is little more than that from some place or shed at Aldershot a machine was given a trial but soon went wrong, and had to be ignominiously consigned again to its original obscurity. Here, however, the whole responsibility is upon the shoulders of the authorities, and we, the people, cannot do anything ourselves nor exercise much influence in the matter. Almost similar is our position as regards securing our safety in the second area—the sea ; for in this matter we are in the hands of a Ministry which, with a majority of the House of Commons at its back, does little more than bewilder us with cryptic assertions and equally cryptic promises as to both the present and the future.

But the security in the third area does not depend on the powers that be—it depends on us, the people, the dwellers in these islands ; here there are no scientific or technical questions beyond our own powers of solution ; the whole thing is clear to anyone who chooses to use the eyes and the brains God has given him ; it is with us, not with the Government, that rests our security here; so if our security proves fancied and not real, the blood of ourselves and of our children will deservedly be on our own heads; and it is to this matter that I ask my readers to give their attention. What we have to do is very plain. It is merely to insist on the Territorial Army, specially devised by Mr. Haldane to repel any would-be invader when our Regular Army is elsewhere employed, being an army of thoroughly prepared soldiers, and to aid by our own action and, if need be, self-sacrifice in securing this. This implies, of course, a complete change in the mode of filling the ranks and in the training, which must no longer depend on voluntary effort, but must be provided for by our all working together and regarding the matter as a national obligation common to us all for our common security, and to be taken in hand at once. But, unfortunately, that this army is a necessity is disputed by one Minister, Mr. Burns ; that it must be already efficient when war breaks out is considered unnecessary by another Minister, no less a personage than the Secretary of State for War himself, Mr. Haldane. I will deal with Mr. Burns first.

Mr. Burns, addressing on the 1st of May the German Labour Jeaders visiting this country, is reported to have said : ‘He believed that the prospect of war was receding further and further into the background, and his own view was that they would never see a great international war in which France, Germany, England, and Russia would be involved.'

Whilst thinking on these things I took down from a library shelf a book, well-nigh passed out of memory, but which, when published in Paris immediately after the Franco-German war, created not only in France, but throughout Europe, a profound sense of amazement. The contents of the book are the reports sent by the French Military Attaché at Berlin, Colonel Baron Stoffel, to the Government of France during the years from the 1866 victorious Prussian campaign against Austria and her allies, to the outbreak of the equally victorious 1870-71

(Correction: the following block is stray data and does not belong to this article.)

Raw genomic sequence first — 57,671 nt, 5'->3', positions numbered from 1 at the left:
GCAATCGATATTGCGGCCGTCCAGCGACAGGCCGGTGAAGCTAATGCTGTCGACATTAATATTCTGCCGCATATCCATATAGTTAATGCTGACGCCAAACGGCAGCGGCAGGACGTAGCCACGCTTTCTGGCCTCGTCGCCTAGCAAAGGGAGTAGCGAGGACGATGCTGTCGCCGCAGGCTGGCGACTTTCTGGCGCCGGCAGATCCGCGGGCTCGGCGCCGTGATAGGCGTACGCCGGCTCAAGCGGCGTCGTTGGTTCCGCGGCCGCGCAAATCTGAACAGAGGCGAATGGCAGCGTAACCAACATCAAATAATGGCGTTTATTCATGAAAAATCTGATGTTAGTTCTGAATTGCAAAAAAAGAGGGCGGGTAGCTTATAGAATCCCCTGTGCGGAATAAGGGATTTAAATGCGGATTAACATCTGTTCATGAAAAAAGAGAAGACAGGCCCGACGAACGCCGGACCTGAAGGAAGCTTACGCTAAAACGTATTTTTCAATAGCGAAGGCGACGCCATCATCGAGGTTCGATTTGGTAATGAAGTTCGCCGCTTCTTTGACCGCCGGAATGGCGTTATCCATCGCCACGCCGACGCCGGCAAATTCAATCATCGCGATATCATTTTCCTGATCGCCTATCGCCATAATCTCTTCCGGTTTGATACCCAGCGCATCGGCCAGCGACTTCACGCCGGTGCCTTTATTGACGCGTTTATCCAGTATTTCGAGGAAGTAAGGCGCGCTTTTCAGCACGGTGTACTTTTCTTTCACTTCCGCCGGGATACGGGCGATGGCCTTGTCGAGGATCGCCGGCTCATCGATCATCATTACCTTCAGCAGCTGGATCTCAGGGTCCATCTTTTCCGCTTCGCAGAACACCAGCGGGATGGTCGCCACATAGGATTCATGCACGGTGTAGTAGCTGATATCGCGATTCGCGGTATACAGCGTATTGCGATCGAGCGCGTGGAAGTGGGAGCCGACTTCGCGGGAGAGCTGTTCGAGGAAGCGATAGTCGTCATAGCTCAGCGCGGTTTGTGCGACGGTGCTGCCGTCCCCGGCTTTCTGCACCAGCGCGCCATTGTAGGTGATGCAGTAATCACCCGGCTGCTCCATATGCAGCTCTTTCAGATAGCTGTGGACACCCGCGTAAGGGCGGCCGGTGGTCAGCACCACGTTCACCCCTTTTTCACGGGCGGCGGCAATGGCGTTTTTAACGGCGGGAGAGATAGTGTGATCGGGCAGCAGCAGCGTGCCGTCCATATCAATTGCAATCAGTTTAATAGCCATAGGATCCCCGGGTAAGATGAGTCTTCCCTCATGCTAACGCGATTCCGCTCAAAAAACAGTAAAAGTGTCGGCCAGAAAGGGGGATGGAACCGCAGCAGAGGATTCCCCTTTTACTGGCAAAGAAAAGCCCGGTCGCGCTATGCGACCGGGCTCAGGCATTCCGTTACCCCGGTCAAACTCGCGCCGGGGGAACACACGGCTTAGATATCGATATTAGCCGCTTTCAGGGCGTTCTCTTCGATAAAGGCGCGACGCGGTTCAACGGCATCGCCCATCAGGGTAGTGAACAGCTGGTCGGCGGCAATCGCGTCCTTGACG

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German campaign against France herself. Putting on one side those reports which deal only with technical matters such as armament, drill, &c.—we see that the Government of France was given by her own official on the spot a faithful, calm, and absolutely true and full account and description of her future foe, and the power and strength of that foe; and an honest, candid, complete, and sadly accurate warning of the certain fate of France if she did not at once prepare for the future.

Further, he shows clearly the sources of that strength, sources engrained in Prussia's very being, and part of her very existence. Stoffel is no Germanophobist, he merely tells what he sees, and indicates like a prophet the inevitable coming relations of the two countries. The principal points that Stoffel desires, he says, to make

, clear as to the prospects of war are as follows, and I commend to Mr. Burns the perusal of the statements Stoffel adduces in support, but which are too lengthy for transcription here.

(1) War is inevitable and can arise out of any trivial event (* à la merci d'un incident').

(2) Prussia has no intention of attacking France; she does not seek war, and will do all she can to avoid it.

(3) But Prussia is far-sighted enough to see that the war she does not desire will assuredly break out, and she is, therefore, doing all she can to avoid being taken unawares when the fatal'incident occurs.

(4) France, by her carelessness, her levity, and above all by her ignorance of the state of affairs, has not the same foresight as Prussia.

At the time, the 12th of August 1869, when Stoffel penned the report giving these conclusions as regards the prospects of war, the reasons for the general hostility entertained in Prussia towards France were mainly a desire for revenge for the days after Jena, and the feeling that in France lay the hindrance to the keenly desired unification of Germany.

I purpose to contrast these feelings of Prussia of 1869 towards France with those of Germany of 1909 towards Great Britain.